The Exaltation of the Cross celebrated of September 14 is one of the twelve great feasts in the yearly Church cycle. It commemorates two historical events: first, the finding of the Life-giving Cross in the year 326, and second, its recovery from Persia in 628.
History of the Feast
In the first centuries of Christianity, during the years of persecution, the pagans wished to destroy all evidence of the life of Jesus Christ, and the Cross on which He was crucified disappeared. With the conversion of Emperor Constantine the Great, Christians were at liberty to worship openly and build churches. The emperor’s mother, St. Helen, longed to find the True Cross of Christ. She traveled to Jerusalem and was told by a very old Jew that the Cross was buried beneath the temple of the pagan goddess Venus, built in 119 AD by the Roman Emperor Hadrian.
The temple was torn down, and digging in the earth below uncovered three wooden crosses. The small board which had hung over Christ with the inscription “Jesus King of the Jews,” had long since fallen off, and there was no way of telling which was the True Cross and which were the crosses of the two thieves crucified on either side of Christ. A sick woman was brought and likewise a dead man who was being carried to burial. The three crosses were laid in turn one by one upon the sick woman and upon the dead man. Two of the crosses had no effect, but through contact with the third cross, the sick woman was healed of her infirmity and the dead man came to life. These miracles clearly indicated which of the three was Christ’s Cross.
Hearing of this discovery, all the faithful desired to see the Cross of the Lord and to venerate it. The Patriarch of Jerusalem, Makarios, took the Cross onto a raised platform and lifted it on high, “exalting” it, for all to see. The people fell to their knees, bowing down before the Cross and crying out repeatedly: “Lord, have mercy!”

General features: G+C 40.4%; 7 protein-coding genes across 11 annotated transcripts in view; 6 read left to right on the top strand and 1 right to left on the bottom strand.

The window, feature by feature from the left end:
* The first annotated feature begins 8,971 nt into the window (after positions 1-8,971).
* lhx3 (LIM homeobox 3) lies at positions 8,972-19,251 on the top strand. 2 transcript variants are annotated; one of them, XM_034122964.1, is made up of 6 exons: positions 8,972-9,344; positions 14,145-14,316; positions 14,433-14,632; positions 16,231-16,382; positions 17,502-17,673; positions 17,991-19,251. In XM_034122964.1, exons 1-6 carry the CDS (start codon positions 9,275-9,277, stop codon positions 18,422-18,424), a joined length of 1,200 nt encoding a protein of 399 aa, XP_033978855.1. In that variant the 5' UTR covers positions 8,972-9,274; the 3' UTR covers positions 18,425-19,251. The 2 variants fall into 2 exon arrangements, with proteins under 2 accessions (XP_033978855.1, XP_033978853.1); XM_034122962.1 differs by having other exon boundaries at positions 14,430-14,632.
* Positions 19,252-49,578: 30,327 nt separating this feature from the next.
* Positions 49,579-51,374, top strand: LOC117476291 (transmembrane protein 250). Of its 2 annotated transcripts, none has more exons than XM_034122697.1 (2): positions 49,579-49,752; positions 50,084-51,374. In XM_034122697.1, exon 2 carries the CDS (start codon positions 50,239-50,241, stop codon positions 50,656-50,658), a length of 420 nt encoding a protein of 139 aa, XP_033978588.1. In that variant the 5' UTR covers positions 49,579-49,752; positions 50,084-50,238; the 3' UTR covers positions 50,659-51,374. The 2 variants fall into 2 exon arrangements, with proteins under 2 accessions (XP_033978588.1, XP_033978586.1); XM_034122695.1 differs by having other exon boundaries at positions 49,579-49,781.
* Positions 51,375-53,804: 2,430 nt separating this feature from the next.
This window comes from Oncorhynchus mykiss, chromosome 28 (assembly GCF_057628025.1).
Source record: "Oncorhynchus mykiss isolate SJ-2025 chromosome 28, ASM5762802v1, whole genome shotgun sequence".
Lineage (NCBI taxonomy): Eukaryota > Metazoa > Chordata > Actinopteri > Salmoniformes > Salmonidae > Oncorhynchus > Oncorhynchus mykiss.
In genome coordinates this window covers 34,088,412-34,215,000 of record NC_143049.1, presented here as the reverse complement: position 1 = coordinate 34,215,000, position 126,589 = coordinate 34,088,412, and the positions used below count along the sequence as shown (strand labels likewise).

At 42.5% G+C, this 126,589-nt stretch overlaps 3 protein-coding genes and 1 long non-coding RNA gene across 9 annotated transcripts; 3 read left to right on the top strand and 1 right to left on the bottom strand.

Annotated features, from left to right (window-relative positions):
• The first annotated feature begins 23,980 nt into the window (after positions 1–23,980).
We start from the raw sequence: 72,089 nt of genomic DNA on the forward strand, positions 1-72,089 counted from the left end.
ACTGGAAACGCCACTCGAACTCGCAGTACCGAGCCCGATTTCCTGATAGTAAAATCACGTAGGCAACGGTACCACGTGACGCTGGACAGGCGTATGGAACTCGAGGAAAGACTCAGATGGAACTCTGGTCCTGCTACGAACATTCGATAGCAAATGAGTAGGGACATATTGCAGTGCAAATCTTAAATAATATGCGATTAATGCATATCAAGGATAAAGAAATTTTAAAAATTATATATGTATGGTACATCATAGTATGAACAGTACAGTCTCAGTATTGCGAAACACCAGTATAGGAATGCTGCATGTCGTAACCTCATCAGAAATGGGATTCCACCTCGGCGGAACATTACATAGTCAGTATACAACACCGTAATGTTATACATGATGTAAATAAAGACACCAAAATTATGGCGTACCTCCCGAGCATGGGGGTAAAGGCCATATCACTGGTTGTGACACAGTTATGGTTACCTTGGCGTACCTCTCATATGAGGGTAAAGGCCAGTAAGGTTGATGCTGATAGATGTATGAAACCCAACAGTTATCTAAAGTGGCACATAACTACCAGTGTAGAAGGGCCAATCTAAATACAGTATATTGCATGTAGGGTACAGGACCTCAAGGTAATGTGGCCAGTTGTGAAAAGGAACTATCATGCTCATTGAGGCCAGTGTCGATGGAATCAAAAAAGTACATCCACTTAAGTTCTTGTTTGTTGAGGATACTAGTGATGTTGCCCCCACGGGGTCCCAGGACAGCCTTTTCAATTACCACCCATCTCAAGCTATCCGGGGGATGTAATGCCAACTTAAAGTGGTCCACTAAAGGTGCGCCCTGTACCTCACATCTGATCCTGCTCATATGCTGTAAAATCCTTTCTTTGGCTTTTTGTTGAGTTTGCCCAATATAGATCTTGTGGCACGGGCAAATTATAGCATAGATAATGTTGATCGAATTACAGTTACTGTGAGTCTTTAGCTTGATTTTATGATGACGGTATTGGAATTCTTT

To house the relic of the True Cross, St. Helen had s church built over the Holy Sepulchre. The church was consecrated on Sept. 13, 335, an event also commemorated in the service hymns of the Feast. The finding and exaltation of the Cross was appointed to be celebrated annually on the following day.
The Life-giving Cross was kept in Jerusalem until the year 614 when the Holy City fell to the Persians who looted the Church of the Resurrection and took the True Cross back with them to Persia. Fourteen years later Emperor Heraclius concluded a peace with the Persians, and the Holy Cross was brought to the imperial capital of Constantinople. The Emperor, taking off his shoes and his imperial robes, carried the Cross into the Church of Holy Wisdom (Agia Sophia) where it was once again triumphantly exalted. It was then resolved that the Feast be celebrated by the Church in all parts of the world, for which reason it is called the Universal Exaltation.
The Vigil for the Feast, one of the most moving and impressive services of the year, contains several distinguishing features. After Vespers the Cross, decorated with flowers and sweet-smelling herbs, is placed upon the altar. Following the Gospel reading in Matins, the faithful sing “Having beheld the Resurrection of Christ…” usually sung only during Saturday night vigils. At the end of the Great Doxology, to the slow singing of the Trisagion –”Holy God, Holy Mighty, Holy Immortal, have mercy on us”– the priest, carrying the Cross on his head, brings it out from the altar and places it on an analogion in the center of the church. He censes the Cross on all four sides, and everyone prostrates before it to the singing of the hymn: “Before Thy Cross, we bow down, O Master, and Thy holy Resurrection we glorify.” Then the faithful, following the celebrants, venerate the Cross in turn, making three full prostrations, and receive anointing. The Cross remains in the center of the church until the Apodosis or “leave-taking” of the Feast on September 21.
In cathedrals and monasteries the adoration is preceded by the ceremony of exalting the Cross. After the Cross is brought out from the altar, the bishop or archimandrite takes it up in his hands and raises it on high. Then, as the people chant “Lord have mercy” a hundred times, he slowly lowers the Cross nearly to the ground and just as slowly raises it. This is done five times as the celebrant faces first east, then west, south, north and east again, signifying that “the Cross is the guardian of the whole world” and through it “the world is sanctified.” In some churches the Cross has rose water poured over it during these exaltations. The rose water is caught in a basin of flowers held by the acolytes, and the flowers are distributed to the faithful at the end of the service.